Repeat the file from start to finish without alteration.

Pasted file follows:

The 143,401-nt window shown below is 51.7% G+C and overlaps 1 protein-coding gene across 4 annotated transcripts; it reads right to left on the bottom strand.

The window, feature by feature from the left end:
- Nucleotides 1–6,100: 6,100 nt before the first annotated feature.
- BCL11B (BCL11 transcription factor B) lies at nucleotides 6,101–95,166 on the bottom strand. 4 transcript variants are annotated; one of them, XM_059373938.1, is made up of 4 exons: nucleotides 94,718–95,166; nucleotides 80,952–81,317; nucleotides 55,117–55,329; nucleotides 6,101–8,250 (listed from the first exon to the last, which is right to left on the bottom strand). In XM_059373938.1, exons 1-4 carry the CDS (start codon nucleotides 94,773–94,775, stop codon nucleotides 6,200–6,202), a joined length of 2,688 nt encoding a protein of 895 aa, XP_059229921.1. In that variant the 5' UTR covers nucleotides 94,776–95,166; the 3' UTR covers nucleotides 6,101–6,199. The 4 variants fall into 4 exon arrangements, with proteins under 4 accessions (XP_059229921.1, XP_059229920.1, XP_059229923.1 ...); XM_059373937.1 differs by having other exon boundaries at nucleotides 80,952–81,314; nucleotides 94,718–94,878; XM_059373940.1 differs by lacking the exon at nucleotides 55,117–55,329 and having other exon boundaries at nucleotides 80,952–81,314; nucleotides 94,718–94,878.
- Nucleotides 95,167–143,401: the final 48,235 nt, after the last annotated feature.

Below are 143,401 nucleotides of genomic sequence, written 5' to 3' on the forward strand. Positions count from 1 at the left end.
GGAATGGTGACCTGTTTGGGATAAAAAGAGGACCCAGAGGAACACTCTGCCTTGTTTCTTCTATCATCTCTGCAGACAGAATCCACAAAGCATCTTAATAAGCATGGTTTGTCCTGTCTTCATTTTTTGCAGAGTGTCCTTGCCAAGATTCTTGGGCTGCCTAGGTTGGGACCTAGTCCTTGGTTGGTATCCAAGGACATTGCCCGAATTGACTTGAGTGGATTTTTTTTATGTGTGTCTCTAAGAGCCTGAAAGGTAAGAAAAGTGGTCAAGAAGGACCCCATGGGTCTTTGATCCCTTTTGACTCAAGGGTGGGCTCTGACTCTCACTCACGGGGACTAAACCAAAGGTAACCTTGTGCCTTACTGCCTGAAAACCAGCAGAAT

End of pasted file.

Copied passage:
The 143,401-nt window shown below is 51.7% G+C and overlaps 1 protein-coding gene across 4 annotated transcripts; it reads right to left on the bottom strand.

The window, feature by feature from the left end:
- Nucleotides 1–6,100: 6,100 nt before the first annotated feature.
- BCL11B (BCL11 transcription factor B) lies at nucleotides 6,101–95,166 on the bottom strand. 4 transcript variants are annotated; one of them, XM_059373938.1, is made up of 4 exons: nucleotides 94,718–95,166; nucleotides 80,952–81,317; nucleotides 55,117–55,329; nucleotides 6,101–8,250 (listed from the first exon to the last, which is right to left on the bottom strand). In XM_059373938.1, exons 1-4 carry the CDS (start codon nucleotides 94,773–94,775, stop codon nucleotides 6,200–6,202), a joined length of 2,688 nt encoding a protein of 895 aa, XP_059229921.1. In that variant the 5' UTR covers nucleotides 94,776–95,166; the 3' UTR covers nucleotides 6,101–6,199. The 4 variants fall into 4 exon arrangements, with proteins under 4 accessions (XP_059229921.1, XP_059229920.1, XP_059229923.1 ...); XM_059373937.1 differs by having other exon boundaries at nucleotides 80,952–81,314; nucleotides 94,718–94,878; XM_059373940.1 differs by lacking the exon at nucleotides 55,117–55,329 and having other exon boundaries at nucleotides 80,952–81,314; nucleotides 94,718–94,878.
- Nucleotides 95,167–143,401: the final 48,235 nt, after the last annotated feature.

Below are 143,401 nucleotides of genomic sequence, written 5' to 3' on the forward strand. Positions count from 1 at the left end.
GGAATGGTGACCTGTTTGGGATAAAAAGAGGACCCAGAGGAACACTCTGCCTTGTTTCTTCTATCATCTCTGCAGACAGAATCCACAAAGCATCTTAATAAGCATGGTTTGTCCTGTCTTCATTTTTTGCAGAGTGTCCTTGCCAAGATTCTTGGGCTGCCTAGGTTGGGACCTAGTCCTTGGTTGGTATCCAAGGACATTGCCCGAATTGACTTGAGTGGATTTTTTTTATGTGTGTCTCTAAGAGCCTGAAAGGTAAGAAAAGTGGTCAAGAAGGACCCCATGGGTCTTTGATCCCTTTTGACTCAAGGGTGGGCTCTGACTCTCACTCACGGGGACTAAACCAAAGGTAACCTTGTGCCTTACTGCCTGAAAACCAGCAGAAT